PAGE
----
Supporters of a bill that would have legalized more powerful backyard fireworks in the state say they're disappointed it won't become law.
Gov. Dayton vetoed the bill over the weekend citing safety concerns, and the measure doesn't appear to have enough votes for an override.
"They may be fun, but they're also dangerous. I don't want somebody's eye put out, somebody's hand blown off," Dayton said. "I don't want it on my conscience that I opened that door and resulted in that kind of casualty or even fatalities."
Garry Hanson of Precocious Pyrotechnics in Belgrade says Minnesota is among many states whose neighbors have legalized aerial fireworks. He says Minnesota missed an opportunity.
"It's a tremendous amount of money the states are losing to other surrounding states, plus their injury rates have gone down and every state has shown the injury rates," he said. "So it's frustrating, because if they say we got a problem, they just made the problem worse."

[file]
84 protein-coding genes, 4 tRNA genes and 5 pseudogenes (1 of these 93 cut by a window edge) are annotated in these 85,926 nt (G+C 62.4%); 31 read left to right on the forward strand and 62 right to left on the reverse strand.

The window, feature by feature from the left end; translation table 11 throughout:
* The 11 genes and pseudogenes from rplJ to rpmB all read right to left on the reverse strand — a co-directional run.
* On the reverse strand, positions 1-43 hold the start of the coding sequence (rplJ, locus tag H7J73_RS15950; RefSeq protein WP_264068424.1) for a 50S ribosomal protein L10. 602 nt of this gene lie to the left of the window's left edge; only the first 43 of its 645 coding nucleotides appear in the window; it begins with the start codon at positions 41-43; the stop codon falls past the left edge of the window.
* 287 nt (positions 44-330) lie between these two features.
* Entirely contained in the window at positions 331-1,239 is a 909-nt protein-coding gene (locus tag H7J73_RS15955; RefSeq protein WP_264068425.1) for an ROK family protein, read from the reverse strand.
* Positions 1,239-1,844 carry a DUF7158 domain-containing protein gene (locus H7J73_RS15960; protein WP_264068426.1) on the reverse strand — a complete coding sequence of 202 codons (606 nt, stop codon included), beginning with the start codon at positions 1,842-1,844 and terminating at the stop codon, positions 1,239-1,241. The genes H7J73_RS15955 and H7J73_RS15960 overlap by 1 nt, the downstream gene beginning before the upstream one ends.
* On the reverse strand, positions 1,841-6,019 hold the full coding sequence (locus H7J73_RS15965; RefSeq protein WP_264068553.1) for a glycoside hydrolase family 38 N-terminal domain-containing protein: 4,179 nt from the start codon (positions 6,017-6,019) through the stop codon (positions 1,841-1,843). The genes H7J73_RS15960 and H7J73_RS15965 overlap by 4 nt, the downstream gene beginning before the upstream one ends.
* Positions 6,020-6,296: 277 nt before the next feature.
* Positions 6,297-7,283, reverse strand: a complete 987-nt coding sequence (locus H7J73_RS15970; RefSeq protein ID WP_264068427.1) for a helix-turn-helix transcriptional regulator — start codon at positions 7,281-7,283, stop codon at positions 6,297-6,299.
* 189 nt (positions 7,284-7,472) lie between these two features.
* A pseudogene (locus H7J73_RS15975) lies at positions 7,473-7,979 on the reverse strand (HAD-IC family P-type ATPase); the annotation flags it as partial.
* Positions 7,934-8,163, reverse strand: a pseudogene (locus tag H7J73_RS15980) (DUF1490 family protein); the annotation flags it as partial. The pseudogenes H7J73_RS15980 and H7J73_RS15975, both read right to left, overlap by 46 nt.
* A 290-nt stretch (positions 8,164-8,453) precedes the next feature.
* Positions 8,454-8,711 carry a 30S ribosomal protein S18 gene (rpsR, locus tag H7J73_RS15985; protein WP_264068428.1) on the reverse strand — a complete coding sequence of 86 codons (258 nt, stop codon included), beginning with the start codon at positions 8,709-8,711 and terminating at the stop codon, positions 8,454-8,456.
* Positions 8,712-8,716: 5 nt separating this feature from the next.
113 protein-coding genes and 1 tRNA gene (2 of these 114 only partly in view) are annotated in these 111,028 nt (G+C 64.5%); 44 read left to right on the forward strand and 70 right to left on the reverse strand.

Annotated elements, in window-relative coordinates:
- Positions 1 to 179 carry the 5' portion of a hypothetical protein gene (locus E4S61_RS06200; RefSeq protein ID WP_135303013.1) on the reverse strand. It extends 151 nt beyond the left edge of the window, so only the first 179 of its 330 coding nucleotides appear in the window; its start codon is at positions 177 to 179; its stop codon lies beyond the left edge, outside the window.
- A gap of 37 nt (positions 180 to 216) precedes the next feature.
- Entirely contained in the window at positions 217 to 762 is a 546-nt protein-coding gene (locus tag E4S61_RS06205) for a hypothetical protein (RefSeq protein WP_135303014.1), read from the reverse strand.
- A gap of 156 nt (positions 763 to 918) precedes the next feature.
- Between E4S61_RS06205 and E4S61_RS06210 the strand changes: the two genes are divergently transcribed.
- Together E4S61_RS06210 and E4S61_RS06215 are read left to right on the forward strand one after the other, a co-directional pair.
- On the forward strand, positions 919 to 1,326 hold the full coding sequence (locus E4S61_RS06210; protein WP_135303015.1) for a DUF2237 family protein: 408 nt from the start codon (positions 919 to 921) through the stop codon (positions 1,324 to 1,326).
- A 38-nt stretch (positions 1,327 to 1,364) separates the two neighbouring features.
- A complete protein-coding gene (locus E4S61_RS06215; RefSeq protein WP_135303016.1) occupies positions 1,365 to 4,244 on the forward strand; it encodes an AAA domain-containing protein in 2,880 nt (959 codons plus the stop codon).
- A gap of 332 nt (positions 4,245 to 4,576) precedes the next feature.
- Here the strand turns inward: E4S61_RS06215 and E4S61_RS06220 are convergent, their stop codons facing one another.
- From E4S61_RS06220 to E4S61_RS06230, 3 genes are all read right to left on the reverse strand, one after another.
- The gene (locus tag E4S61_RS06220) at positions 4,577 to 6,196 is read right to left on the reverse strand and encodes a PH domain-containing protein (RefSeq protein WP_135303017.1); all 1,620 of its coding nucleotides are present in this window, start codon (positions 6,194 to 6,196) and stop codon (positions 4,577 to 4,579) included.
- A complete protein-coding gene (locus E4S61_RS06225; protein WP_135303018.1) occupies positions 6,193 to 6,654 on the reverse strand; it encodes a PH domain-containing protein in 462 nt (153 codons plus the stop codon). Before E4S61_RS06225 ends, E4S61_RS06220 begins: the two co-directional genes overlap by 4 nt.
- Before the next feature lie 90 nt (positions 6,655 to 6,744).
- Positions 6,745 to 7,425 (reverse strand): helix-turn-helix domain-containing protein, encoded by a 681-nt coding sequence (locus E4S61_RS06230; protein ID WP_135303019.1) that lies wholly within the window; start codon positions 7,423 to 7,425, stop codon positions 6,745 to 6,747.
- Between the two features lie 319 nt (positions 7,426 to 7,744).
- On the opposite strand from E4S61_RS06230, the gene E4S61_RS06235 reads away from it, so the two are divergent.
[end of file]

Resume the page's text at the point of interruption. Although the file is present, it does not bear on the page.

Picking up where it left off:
Dayton admitted to being torn over the issue, but said he was swayed by opposition from fire chiefs and other safety officials. Opponents of the bill also say while fireworks injuries have decreased nationwide, Minnesota injuries have increased since sparklers were legalized in 2002.
But Hanson says the bill would have addressed some of the safety concerns. He says Minnesotans will continue using fireworks illegally, which could be less safe.
Supporters of the bill also argued that any Minnesotans who want to set off fireworks can easily obtain them in neighboring states, and that police rarely enforce Minnesota's existing laws.